Latest posts by Rob Chrisman (see all)
- Mar. 22: Secondary, retail, wholesale, corres. jobs; CFPB reform update; Fannie, Freddie, lender conforming changes - March 22, 2017
- Mar. 21: MI, Ops, AE jobs; free webinars; more on Zillow; primer on a flat yield curve; any change to the rating agency model? - March 21, 2017
- Mar. 20: Lender news; upcoming events & training, from sales techniques to fair lending – many this week; Zillow saga continues - March 20, 2017
“Rob, I am the CEO and owner of a privately held bank in the Southeast. Over 90% of my and my family’s, net worth is tied up in this institution. Through your commentary I have continued to follow the enforcement actions, penalties, and fees levied by the CFPB, HUD, and other government regulators. As the months have gone on I find it harder and harder to defend my bank originating loans and subjecting my family’s hard-earned capital to potentially being swept away by a regulator. In discussing this situation with other owners of banks and credit unions, I have found that I am not alone in my thinking. Yes, compliance and regulation are needed in a logical manner that protects the consumer. But to run the risk of potentially bankrupting my family based on the vague nature of enforcement actions by the CFPB rather than stating rules, or recent disparate impact rulings, makes little sense to me. As we cease offering mortgages to our depositors, I wish the remaining lenders the best of luck.”
“Rob, can someone be a Realtor and an appraiser at the same time? Isn’t that a complete conflict of interest, and one that wouldn’t be allowed?” I don’t know – they certainly exist and aren’t hard to find. For example, out in California MJ Roney appears to be both a real estate sales person for Decker Bullock Sotheby’s International Realty and has her own licensed appraisal company in Marin County. I imagine there are examples everywhere and I am not singling her out, and it highly unlikely that reputable Realtors and/or appraisal organizations would allow this if it wasn’t legal. Right?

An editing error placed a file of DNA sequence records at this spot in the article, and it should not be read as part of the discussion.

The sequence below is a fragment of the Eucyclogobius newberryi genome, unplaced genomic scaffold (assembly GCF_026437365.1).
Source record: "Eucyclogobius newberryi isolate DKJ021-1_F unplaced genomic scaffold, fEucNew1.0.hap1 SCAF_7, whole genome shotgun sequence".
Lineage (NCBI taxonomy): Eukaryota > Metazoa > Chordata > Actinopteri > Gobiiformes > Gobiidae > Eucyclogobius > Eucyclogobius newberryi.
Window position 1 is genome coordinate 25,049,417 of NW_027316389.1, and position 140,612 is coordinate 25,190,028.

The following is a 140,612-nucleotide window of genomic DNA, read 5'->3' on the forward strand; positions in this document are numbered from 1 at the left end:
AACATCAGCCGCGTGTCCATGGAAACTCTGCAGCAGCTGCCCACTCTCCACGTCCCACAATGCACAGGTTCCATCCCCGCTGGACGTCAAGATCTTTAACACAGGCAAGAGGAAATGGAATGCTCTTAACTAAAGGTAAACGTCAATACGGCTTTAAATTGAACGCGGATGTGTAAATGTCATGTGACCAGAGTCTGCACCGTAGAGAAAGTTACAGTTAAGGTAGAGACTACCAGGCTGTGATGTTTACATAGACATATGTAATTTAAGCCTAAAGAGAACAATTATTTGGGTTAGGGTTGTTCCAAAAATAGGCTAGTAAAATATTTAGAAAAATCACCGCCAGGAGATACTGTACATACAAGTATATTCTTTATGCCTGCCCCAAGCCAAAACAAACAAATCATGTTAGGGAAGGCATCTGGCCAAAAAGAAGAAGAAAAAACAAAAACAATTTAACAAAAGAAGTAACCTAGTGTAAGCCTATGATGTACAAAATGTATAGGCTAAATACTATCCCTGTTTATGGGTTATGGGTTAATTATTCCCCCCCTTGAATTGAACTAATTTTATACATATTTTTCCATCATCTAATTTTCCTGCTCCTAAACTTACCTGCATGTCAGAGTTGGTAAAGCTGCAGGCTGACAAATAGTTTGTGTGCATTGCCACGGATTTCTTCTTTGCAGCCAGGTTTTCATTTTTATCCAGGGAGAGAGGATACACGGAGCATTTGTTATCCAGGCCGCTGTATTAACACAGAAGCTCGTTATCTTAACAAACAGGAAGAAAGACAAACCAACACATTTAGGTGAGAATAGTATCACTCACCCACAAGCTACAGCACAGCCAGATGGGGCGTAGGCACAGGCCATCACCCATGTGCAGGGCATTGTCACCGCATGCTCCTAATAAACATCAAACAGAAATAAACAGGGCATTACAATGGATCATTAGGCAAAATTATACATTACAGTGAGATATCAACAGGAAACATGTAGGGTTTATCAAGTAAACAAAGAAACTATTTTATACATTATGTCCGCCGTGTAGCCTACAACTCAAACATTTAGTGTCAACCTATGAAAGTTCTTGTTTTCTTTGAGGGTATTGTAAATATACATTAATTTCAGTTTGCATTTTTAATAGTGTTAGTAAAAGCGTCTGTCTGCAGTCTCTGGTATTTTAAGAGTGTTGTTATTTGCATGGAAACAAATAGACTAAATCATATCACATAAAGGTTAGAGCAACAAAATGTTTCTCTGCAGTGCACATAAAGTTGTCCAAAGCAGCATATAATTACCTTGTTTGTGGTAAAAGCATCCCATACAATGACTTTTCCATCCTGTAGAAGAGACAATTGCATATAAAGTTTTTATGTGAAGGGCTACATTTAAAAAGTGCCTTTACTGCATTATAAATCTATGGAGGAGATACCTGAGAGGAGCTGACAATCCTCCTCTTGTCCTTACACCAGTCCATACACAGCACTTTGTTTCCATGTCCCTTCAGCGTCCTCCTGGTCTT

Diversification and crossing-over may be the name of the game. Don’t forget that in June Nationstar Mortgage Holdings (a lender), launched Xome – a digital and mobile service. “The one stop shop for home buying & selling from search to close.” And plenty of builders own lenders, title companies, and the like.
John M. asks, “Can you share some insight as to how you see TRID affecting banks that offer construction loans, especially construction-to-perm? I am hearing that more lenders are pulling out due to the regulation environment and the inability to accurately disclose to the consumer.” In answer, one compliance chief wrote, “Well, even the top LOS isn’t prepared for Construction-Perm. What this industry needs is more people who know how to manually calculate everything; from an APR, to a P&I payment… to how much the borrower needs to close the transaction. THEN, figure out how to make the software perform the needed calculations. With all of the new rules, there’s too much focus on what goes on which line and what can and cannot be shown. Just one example:
- Calculating Cash to Close